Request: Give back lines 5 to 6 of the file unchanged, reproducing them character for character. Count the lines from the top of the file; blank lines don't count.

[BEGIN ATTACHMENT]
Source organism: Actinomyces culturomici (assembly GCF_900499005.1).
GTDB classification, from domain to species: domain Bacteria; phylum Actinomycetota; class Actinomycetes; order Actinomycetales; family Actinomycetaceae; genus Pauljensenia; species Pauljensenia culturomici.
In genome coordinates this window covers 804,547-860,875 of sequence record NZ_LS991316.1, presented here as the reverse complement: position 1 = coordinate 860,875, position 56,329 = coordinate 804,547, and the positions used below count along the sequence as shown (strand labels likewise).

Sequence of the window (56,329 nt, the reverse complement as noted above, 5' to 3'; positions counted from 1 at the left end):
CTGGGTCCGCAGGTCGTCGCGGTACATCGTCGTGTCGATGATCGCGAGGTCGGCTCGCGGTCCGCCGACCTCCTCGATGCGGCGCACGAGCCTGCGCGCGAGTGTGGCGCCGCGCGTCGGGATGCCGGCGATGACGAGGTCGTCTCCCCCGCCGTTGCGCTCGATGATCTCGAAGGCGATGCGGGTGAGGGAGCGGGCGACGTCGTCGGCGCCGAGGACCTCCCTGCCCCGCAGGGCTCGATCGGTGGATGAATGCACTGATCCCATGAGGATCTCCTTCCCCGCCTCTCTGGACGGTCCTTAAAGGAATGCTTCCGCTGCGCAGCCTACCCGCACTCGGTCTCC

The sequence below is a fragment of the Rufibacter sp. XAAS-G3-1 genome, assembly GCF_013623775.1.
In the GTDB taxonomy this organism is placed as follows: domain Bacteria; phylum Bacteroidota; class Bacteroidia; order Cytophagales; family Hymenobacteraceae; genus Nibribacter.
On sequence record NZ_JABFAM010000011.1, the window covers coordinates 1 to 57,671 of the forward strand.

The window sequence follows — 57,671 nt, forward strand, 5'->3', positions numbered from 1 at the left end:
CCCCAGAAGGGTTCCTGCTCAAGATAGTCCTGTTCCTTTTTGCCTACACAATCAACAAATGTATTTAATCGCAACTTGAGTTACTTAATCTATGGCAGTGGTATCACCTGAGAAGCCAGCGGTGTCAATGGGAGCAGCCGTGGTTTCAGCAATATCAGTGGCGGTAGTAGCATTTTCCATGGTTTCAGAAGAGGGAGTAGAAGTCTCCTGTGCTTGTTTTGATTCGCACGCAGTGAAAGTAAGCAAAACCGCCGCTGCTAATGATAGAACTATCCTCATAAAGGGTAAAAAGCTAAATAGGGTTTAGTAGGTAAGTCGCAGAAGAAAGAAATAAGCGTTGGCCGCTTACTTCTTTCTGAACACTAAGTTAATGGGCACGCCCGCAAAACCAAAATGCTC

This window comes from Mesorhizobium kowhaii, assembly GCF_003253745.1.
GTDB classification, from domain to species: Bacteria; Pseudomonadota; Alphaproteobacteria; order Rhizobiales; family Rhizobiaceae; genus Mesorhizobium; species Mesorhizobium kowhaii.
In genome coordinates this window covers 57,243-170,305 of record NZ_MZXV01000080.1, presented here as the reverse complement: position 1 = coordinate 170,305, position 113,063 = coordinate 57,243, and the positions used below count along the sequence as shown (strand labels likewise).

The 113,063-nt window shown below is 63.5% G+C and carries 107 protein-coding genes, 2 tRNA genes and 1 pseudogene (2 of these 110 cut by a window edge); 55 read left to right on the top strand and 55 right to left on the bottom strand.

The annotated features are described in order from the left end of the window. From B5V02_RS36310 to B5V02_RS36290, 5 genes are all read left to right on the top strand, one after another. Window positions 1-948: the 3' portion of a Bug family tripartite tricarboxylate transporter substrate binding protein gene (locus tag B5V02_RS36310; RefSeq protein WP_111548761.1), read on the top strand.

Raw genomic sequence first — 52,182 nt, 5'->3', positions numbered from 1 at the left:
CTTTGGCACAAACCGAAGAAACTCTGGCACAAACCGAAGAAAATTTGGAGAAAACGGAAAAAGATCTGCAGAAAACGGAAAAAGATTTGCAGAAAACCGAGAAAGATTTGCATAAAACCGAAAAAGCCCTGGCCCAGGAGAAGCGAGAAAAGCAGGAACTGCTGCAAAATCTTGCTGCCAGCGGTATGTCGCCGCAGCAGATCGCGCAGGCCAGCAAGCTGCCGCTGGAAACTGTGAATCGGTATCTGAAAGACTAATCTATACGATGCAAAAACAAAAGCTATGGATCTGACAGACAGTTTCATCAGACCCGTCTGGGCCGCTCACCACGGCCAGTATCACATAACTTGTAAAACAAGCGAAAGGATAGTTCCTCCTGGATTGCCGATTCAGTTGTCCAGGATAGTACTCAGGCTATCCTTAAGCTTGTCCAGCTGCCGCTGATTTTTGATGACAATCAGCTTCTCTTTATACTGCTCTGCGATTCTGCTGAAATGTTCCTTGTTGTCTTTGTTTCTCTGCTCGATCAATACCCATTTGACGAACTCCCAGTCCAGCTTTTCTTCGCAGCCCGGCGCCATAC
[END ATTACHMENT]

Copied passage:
CTGGGTCCGCAGGTCGTCGCGGTACATCGTCGTGTCGATGATCGCGAGGTCGGCTCGCGGTCCGCCGACCTCCTCGATGCGGCGCACGAGCCTGCGCGCGAGTGTGGCGCCGCGCGTCGGGATGCCGGCGATGACGAGGTCGTCTCCCCCGCCGTTGCGCTCGATGATCTCGAAGGCGATGCGGGTGAGGGAGCGGGCGACGTCGTCGGCGCCGAGGACCTCCCTGCCCCGCAGGGCTCGATCGGTGGATGAATGCACTGATCCCATGAGGATCTCCTTCCCCGCCTCTCTGGACGGTCCTTAAAGGAATGCTTCCGCTGCGCAGCCTACCCGCACTCGGTCTCC

The sequence below is a fragment of the Rufibacter sp. XAAS-G3-1 genome, assembly GCF_013623775.1.